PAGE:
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Sushi and Salmonella – Do you need to be worried?

slicing sushiWhen we think of sushi, we think of a healthy and delicious meal. We often forget that while eating sushi is in general safe, there is always an elevated risk to consuming a raw product. Even with government regulations, sometimes bacteria and tainted fish can enter the country, and only cooking food completely can render it safe. In March 2012, 425 people were infected with Salmonella in the US, the vast majority from consuming spicy tuna rolls. The culprit was a shipment of frozen raw yellowfin from India. The FDA concluded that it was likely that the Salmonella Bareilly was caused by inadequate sanitary controls after harvest, during processing and packaging. The sushi was distributed mainly in 4 grocery stores.

Salmonella affects over a million Americans every year, with an estimated 19,000 hospitalizations and 380 deaths. Illnesses can last 4 to 7 days and in severe cases demand hospitalization. A recent case of Salmonella linked with sushi affected an estimated 62 people in 11 states, linked to raw fish imported through the Osamu Corporation from Indonesia. Once again, raw tuna was the culprit, sending 11 people to the hospital with severe symptoms. The bulk of the sushi was bought at workplace cafeterias and grocery stores.

Does this mean that grocery store sushi is less safe than in a restaurant? While 2 incidents is perhaps not enough to point the finger at groceries stores, cafeterias, and cheaper sushi options, I would advise caution with buying sushi that has been sitting out in the open. When you are putting yourself at risk, you need to be able to trust the restaurant or store that you are buying sushi from.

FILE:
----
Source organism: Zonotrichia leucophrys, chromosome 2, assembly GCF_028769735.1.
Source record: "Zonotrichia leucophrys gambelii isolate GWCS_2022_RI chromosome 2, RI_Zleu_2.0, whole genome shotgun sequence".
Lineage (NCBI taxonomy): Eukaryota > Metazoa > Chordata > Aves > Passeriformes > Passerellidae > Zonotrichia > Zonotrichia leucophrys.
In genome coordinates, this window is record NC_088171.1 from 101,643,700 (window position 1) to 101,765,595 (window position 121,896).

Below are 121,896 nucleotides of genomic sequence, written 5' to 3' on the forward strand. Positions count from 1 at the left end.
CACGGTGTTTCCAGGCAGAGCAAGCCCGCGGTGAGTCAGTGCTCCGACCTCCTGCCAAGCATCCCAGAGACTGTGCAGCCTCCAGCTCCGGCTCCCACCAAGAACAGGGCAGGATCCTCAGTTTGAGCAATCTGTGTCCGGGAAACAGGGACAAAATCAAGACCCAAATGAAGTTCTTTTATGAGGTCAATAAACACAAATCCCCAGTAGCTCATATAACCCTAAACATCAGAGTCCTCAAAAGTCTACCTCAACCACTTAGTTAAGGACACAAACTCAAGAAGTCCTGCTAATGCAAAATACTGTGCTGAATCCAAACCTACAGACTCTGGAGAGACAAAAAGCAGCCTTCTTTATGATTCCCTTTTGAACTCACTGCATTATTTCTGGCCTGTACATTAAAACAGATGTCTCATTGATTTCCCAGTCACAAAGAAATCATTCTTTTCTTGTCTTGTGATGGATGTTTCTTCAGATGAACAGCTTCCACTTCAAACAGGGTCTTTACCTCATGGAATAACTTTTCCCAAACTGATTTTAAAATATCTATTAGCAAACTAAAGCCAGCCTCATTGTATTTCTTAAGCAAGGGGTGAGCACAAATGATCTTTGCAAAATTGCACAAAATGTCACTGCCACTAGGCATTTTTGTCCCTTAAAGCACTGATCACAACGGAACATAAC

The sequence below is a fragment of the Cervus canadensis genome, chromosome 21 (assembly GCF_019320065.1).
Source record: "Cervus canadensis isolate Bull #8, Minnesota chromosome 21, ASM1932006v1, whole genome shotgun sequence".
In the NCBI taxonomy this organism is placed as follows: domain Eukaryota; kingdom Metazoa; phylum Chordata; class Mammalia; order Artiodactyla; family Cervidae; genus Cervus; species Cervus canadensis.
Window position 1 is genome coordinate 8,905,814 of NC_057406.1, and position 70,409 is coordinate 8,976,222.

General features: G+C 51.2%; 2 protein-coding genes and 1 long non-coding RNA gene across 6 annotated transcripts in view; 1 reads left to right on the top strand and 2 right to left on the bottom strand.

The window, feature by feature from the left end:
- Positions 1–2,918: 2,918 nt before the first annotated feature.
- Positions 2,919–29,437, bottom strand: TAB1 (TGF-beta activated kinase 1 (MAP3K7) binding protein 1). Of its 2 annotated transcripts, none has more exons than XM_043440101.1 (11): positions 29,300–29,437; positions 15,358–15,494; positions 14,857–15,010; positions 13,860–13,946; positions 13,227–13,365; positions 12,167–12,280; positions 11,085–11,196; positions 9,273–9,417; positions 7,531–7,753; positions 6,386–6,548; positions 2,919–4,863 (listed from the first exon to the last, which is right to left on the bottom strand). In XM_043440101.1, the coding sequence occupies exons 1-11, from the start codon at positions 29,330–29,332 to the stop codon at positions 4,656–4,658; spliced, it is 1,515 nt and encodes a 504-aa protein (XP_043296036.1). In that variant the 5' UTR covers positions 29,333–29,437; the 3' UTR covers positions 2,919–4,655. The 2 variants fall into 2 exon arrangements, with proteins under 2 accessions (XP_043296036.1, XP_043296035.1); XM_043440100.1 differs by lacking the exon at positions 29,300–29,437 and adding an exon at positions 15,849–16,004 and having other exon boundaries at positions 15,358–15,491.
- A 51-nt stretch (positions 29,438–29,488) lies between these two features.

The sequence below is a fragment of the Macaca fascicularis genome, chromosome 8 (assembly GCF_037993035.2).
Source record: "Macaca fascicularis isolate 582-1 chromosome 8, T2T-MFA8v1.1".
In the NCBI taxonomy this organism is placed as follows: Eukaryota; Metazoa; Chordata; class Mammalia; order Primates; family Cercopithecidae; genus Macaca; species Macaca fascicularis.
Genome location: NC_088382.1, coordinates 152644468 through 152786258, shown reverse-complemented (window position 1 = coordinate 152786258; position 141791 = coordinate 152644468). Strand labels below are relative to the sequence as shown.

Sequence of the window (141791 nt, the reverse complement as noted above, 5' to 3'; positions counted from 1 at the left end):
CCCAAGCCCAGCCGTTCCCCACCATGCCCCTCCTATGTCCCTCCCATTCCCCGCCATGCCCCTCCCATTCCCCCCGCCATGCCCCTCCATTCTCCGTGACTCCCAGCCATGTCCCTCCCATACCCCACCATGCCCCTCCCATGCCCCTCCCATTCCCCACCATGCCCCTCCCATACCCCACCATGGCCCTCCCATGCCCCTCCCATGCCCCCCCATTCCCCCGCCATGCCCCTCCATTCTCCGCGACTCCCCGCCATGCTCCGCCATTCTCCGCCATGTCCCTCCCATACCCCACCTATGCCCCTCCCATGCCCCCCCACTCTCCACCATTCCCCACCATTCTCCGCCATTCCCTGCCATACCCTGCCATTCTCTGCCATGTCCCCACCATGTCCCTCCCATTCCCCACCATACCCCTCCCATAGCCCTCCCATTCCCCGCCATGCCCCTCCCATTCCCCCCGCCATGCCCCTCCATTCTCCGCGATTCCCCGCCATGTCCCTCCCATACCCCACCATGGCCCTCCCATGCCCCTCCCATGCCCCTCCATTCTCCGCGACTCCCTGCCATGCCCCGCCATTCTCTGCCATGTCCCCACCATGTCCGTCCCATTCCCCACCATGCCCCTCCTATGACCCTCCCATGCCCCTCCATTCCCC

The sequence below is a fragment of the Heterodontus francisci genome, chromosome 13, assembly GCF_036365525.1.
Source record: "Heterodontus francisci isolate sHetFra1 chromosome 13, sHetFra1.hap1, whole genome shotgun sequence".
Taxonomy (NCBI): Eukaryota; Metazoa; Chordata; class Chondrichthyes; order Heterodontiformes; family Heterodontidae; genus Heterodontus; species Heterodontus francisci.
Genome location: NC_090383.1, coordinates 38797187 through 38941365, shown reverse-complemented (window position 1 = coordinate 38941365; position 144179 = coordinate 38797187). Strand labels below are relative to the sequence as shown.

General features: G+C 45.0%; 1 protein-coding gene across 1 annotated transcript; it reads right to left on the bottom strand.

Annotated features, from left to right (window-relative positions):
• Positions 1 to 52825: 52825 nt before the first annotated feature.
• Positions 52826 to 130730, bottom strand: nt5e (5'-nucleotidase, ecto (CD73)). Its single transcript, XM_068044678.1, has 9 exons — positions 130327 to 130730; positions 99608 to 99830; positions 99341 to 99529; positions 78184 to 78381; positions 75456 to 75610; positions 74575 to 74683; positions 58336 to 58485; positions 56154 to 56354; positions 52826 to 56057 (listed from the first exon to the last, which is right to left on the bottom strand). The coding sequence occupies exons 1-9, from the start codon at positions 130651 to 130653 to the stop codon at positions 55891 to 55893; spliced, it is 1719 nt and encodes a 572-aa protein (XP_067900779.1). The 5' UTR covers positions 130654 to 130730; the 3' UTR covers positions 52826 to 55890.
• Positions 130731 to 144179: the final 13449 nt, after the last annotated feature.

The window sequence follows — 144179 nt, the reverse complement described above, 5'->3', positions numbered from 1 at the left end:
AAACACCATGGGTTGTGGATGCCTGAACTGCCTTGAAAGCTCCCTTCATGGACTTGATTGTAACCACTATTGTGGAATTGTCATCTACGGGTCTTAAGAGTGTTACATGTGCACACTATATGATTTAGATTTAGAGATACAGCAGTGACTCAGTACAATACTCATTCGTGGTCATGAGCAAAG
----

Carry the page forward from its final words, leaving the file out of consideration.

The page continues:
Can freezing the fish make it safe? One method used to make sushi safer is the process of deep freezing. New York has implemented rules requiring raw fish to be frozen in order to kill parasites. In fact, fish is often flash frozen in freezers directly on the vessels which catch them for transportation and to reduce parasites such as worms which can live in tuna and be harmful to humans. While deep freezing is useful against parasites, it can only slow, not stop, bacteria like salmonella. Only the cooking process can eliminate salmonella and other food born illnesses.

What is the bottom line? There are always going to be risks associated with eating raw food. If you are pregnant or have a weakened immune system, you should not consider eating sushi or sashimi. If you’re a healthy adult who does not have other risk factors, then you need to make the choice for yourself. One strategy for reducing risk is to use the FDA’s website at http://www.fda.gov/ to keep yourself appraised of any recent outbreaks of salmonella poisoning and other illnesses associated with eating sushi. And while I can’t tell you what to do – make sure you trust where you are getting your sushi from.

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